Indoor Humidity Changes

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kholmseth
Pool Newbie
Pool Newbie
Posts: 2
Joined: Fri 27 May, 2016 13:19
My Pool: Indoor heated pool - vinyl lining, sand filter, built in 1977

Indoor Humidity Changes

Postby kholmseth » Sat 28 May, 2016 10:55

We have an indoor heated pool that stays between 80-85 degrees right now without turning on the heater, due to higher outdoor temps. It has a solar blanket cover on it, at all times. Lately, our indoor humidity has been going up to 60% or a little higher on days that it's been raining. (the outdoor humidity is 87% or so). On these days, we are able to control the indoor humidity with both a ceiling dehumidifier fan system (honeywell), and a regular floor unit dehumidifier to about 55-58%. We cannot get it any lower than this on rainy days. When it's dry, it drops back down to 48-50% with no problem. We are concerned that if it continues to rain, this will be a mold-growth problem. Are these humidity ranges an area of concern? We are new owners to this home, and we were told to keep it between 40-50%, but it's been a challenge. I feel like we may need to invest in a whole-home dehumidification system, but we don't want to spend that amount of money...Thanks for any advice!


pedro12
Pool Newbie
Pool Newbie
Posts: 3
Joined: Wed 06 Apr, 2016 06:15

Re: Indoor Humidity Changes

Postby pedro12 » Mon 04 Jul, 2016 04:52

i would recommend you to create some ventilation space it will decrease humidity
paulbest
Swimming Pool Wizard
Swimming Pool Wizard
Posts: 72
Joined: Wed 20 Jul, 2016 05:45

Re: Indoor Humidity Changes

Postby paulbest » Tue 02 Aug, 2016 23:01

:wave: hello there! I totally understand that you don't want to spend costly dehumidifiers but here's what I can highly recommend:

1. create ventilation, as much as possible acquire fresh air moving around the humid area. this is one of the reason why closed areas get wet which results to mold and mildew infestations of your pool. this is because vapors are being collected and air cannot escape. by making a ventilation simply using fans or windows, it helps the air to circulate.

2. you can also use CARBON CHLORIDE to remove moisture from the air. these compound attracts strongly to water and with that, it soak up as twice its own weight making it a very effective and useful drying product in regards of dehumidifying pool area in times of rainy season.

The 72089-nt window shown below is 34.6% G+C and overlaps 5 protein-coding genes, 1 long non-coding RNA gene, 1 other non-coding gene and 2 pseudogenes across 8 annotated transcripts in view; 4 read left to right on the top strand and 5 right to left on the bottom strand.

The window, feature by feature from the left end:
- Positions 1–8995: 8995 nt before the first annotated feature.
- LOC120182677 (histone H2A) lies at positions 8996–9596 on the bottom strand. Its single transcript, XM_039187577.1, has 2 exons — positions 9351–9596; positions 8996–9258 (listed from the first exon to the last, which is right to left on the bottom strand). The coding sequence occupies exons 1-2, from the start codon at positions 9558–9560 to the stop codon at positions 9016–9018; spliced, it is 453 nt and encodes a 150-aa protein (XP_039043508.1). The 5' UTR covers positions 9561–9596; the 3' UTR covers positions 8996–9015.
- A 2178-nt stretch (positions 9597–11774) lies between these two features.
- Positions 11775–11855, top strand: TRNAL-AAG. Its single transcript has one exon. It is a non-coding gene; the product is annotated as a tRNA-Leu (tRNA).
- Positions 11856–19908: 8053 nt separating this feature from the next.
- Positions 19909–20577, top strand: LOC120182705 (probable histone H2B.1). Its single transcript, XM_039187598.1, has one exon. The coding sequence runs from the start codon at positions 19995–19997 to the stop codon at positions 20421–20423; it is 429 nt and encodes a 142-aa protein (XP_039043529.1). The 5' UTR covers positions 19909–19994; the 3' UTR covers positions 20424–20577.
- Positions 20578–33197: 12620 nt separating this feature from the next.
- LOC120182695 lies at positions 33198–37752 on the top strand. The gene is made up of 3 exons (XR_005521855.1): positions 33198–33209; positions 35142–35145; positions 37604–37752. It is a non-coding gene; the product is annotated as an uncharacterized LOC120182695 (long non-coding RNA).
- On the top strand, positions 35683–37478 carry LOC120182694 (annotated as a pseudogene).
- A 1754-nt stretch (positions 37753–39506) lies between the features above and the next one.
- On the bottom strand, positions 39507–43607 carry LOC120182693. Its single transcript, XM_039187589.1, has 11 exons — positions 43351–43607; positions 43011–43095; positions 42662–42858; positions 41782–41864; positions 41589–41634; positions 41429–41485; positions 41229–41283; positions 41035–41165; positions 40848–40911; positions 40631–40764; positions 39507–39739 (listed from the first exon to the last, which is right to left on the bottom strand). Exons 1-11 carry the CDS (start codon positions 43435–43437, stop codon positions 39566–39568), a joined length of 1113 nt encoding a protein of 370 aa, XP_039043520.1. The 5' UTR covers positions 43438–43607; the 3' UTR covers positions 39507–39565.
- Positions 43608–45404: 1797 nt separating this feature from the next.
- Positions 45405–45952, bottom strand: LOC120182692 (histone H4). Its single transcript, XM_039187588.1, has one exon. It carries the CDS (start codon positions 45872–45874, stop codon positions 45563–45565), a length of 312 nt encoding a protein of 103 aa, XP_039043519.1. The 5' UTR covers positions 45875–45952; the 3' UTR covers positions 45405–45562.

odbob
Pool Enthusiast
Pool Enthusiast
Posts: 25
Joined: Tue 12 Jul, 2016 02:31
My Pool: British 30ft x 8ft x 4ft deep indoor pool, I micron bag filter, 3kw electric heater, maintained at 31.5 degC all year round
Location: UK midlands

Re: Indoor Humidity Changes

Postby odbob » Wed 03 Aug, 2016 03:19

I can see your concern, mainly due to advise of 40 to 50%, and with outside humidity in the order of 87%, to me, it would seem counter productive to draw in any more air through ventilation as has been suggested. I am surprised that you were advised of 40 to 50% as this is a pretty low figure, my pool area is typically in the region of 60%, rising to 80% following a swimming activity and we suffer absolutely no mold growth. I should say at this point, that our pool cabin is extremely well insulated and so where mold growth would normally occur, around the perimeter walls, the internal wall temperature is virtually the same as the air temperature and so no condensate forms. To me circulating the internal air and so air circulation fans within the area would be the way I would go, but I also think that your experience of 60% plus is not something to unduly worry about, that said, every situation is different and so keep an eye on it, don't let mold growth occur
odbob
Pool Enthusiast
Pool Enthusiast
Posts: 25
Joined: Tue 12 Jul, 2016 02:31
My Pool: British 30ft x 8ft x 4ft deep indoor pool, I micron bag filter, 3kw electric heater, maintained at 31.5 degC all year round
Location: UK midlands

Re: Indoor Humidity Changes

Postby odbob » Wed 03 Aug, 2016 08:35

I need also to say that if your dehumidifiers are in good working order, and from your observations, they seem to be, ventilation to the outside air would be totally counter productive.

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